On my most recent visit I picked a swim which I thought looked the part and indeed had recent history of turning up a Tench.  I put three tempting baits into areas that felt right, put a little feed out then sat back.  The night was quiet but the morning was breath-taking, exciting but ultimately frustrating.  In short I had Tench rolling and fizzing in my swim but I couldn’t get anything other than liners.  Initially I stuck to pop ups, 10mm boilies and fake corn but eventually cracked and tried maggots and corn but caught only silvers, even with fake baits they just kept getting battered.  Eventually a 15mm pop up was away and I thought “At last!”  It was the biggest fish of the trip indeed but an 8oz Roach wasn’t what I expected.  I packed up in the early afternoon and as I stared into the water wondering how I had managed to blank, I noticed movement.  There swimming in the water at my feet was a Tench, what else?  It was a very small Tench and looked like it had recently survived an encounter with a Pike but at that moment I’d have done anything to have caught it.

The other water is the one where I occasionally fluke a few decent Roach.  This place is completely different, far bigger and much deeper it’s on a totally different scale.  However large parts of the water can be ruled out due to depth alone so in many ways, finding likely looking Tench swims has been easier.  Being there when the Tench are around is another matter.  There is a good head of all species in this water but they can be highly nomadic.  Here I can mostly use traditional Tench methods and baits as there are no nuisance fish that I would be disappointed to catch.  At the moment I’m mostly fishing regular short sessions which probably isn’t the best approach but it means I’m covering a lot of ground and building up a picture of the water.  I’ve fished this place, on and off, since 1987 and in all this time I have never, ever caught a Tench.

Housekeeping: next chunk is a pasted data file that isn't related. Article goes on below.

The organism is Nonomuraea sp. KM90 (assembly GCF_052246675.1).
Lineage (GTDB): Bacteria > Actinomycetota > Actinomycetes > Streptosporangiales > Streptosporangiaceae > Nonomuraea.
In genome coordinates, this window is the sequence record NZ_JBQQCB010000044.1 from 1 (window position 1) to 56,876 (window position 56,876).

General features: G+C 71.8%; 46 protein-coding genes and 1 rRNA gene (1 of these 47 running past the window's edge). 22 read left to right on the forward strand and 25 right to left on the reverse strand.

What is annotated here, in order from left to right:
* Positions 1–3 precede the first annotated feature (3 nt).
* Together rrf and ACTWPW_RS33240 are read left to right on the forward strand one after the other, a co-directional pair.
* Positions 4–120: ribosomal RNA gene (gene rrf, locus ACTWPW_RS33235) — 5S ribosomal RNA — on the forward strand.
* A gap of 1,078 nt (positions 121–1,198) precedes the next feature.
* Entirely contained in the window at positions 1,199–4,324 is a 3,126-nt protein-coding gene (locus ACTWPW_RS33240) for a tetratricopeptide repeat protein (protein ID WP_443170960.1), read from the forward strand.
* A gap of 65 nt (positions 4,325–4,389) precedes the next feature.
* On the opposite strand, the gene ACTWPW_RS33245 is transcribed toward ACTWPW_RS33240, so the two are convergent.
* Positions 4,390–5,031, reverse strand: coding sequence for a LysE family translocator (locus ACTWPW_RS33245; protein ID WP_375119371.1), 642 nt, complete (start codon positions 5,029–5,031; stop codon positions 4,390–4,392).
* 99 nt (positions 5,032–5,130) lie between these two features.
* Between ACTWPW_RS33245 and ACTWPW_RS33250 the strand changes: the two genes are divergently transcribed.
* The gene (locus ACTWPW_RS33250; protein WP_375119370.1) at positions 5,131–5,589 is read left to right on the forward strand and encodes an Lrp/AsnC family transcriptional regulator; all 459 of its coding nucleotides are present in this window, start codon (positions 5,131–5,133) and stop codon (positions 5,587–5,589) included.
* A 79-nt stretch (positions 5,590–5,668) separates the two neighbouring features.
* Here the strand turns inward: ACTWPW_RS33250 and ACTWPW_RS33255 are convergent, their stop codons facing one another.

A few days ago I was back at the big water on bright breezy evening.  Even though I’m short on time I always like to have a quick walk around here and after ruling out a swim I’d never fished before I selected one that I had.  This one has a nice little bar stretching out from the margin, dropping away into water a foot or so deeper on either side.  I lowered two baits in, baited with pellets and corn then sat back with a brew.  As I gazed at the water there appeared to be bubbles streaming up, on any other water I’d be sure that was Tench fizzing, hang on a minute…  A few minutes later an alarm sounded, a jittery stuttery take but definitely not a liner.  I picked the rod up, the tip thumped over and then it was gone and all I retrieved a clump of weed.  The bubbling fizzled out after that.

I don’t know who first started using military metaphors to describe fishing but at one time it would have been unique, clever and actually pretty effective.  Nowadays it has become so cliché that most probably don’t even know what they are actually saying when they look through their armouries and plan their campaigns.  I always like to think of my fishing obsessions as journeys and at the moment I have two running parallel.  These trips are well underway so I can no longer use “just starting out” as an excuse for not getting into any meaningful fish.  I’ll just keep going and I have the advantage of pure bloody mindedness on my side.  I will get there because I won’t give up and when I reach the destination, hopefully I’ll stay awhile.